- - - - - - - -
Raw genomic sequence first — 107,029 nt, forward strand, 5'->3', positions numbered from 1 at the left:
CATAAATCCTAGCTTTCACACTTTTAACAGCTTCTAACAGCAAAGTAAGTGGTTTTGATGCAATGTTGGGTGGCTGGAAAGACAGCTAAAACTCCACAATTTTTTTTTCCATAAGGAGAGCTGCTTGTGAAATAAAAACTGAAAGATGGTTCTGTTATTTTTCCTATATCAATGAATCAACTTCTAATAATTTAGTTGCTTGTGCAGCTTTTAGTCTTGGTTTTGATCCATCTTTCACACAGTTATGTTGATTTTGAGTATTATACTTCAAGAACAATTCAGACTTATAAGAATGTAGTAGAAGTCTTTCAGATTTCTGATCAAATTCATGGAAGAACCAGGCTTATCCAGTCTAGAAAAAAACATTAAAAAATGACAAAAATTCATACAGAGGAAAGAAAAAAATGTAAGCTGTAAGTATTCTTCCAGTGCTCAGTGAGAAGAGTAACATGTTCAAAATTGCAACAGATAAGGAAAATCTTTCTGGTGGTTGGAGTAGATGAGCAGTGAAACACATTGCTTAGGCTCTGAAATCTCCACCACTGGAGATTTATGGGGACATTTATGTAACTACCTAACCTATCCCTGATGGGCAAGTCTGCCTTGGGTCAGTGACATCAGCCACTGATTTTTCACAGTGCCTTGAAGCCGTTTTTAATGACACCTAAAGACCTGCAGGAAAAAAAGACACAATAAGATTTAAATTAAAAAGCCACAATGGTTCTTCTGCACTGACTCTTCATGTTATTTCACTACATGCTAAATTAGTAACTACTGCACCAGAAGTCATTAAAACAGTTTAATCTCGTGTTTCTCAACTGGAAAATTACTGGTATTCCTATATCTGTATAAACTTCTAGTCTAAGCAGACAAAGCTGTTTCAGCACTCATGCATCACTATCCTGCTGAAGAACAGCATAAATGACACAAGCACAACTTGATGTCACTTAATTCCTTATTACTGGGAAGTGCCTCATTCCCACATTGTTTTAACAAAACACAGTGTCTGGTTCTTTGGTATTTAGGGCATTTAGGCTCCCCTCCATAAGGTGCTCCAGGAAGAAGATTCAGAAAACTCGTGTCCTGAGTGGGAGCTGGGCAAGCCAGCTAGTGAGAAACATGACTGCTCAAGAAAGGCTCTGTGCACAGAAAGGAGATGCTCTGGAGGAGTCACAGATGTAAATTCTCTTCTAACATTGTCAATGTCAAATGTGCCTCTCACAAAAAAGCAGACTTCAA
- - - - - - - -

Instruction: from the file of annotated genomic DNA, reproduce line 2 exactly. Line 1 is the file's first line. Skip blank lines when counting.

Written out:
CATAAATCCTAGCTTTCACACTTTTAACAGCTTCTAACAGCAAAGTAAGTGGTTTTGATGCAATGTTGGGTGGCTGGAAAGACAGCTAAAACTCCACAATTTTTTTTTCCATAAGGAGAGCTGCTTGTGAAATAAAAACTGAAAGATGGTTCTGTTATTTTTCCTATATCAATGAATCAACTTCTAATAATTTAGTTGCTTGTGCAGCTTTTAGTCTTGGTTTTGATCCATCTTTCACACAGTTATGTTGATTTTGAGTATTATACTTCAAGAACAATTCAGACTTATAAGAATGTAGTAGAAGTCTTTCAGATTTCTGATCAAATTCATGGAAGAACCAGGCTTATCCAGTCTAGAAAAAAACATTAAAAAATGACAAAAATTCATACAGAGGAAAGAAAAAAATGTAAGCTGTAAGTATTCTTCCAGTGCTCAGTGAGAAGAGTAACATGTTCAAAATTGCAACAGATAAGGAAAATCTTTCTGGTGGTTGGAGTAGATGAGCAGTGAAACACATTGCTTAGGCTCTGAAATCTCCACCACTGGAGATTTATGGGGACATTTATGTAACTACCTAACCTATCCCTGATGGGCAAGTCTGCCTTGGGTCAGTGACATCAGCCACTGATTTTTCACAGTGCCTTGAAGCCGTTTTTAATGACACCTAAAGACCTGCAGGAAAAAAAGACACAATAAGATTTAAATTAAAAAGCCACAATGGTTCTTCTGCACTGACTCTTCATGTTATTTCACTACATGCTAAATTAGTAACTACTGCACCAGAAGTCATTAAAACAGTTTAATCTCGTGTTTCTCAACTGGAAAATTACTGGTATTCCTATATCTGTATAAACTTCTAGTCTAAGCAGACAAAGCTGTTTCAGCACTCATGCATCACTATCCTGCTGAAGAACAGCATAAATGACACAAGCACAACTTGATGTCACTTAATTCCTTATTACTGGGAAGTGCCTCATTCCCACATTGTTTTAACAAAACACAGTGTCTGGTTCTTTGGTATTTAGGGCATTTAGGCTCCCCTCCATAAGGTGCTCCAGGAAGAAGATTCAGAAAACTCGTGTCCTGAGTGGGAGCTGGGCAAGCCAGCTAGTGAGAAACATGACTGCTCAAGAAAGGCTCTGTGCACAGAAAGGAGATGCTCTGGAGGAGTCACAGATGTAAATTCTCTTCTAACATTGTCAATGTCAAATGTGCCTCTCACAAAAAAGCAGACTTCAA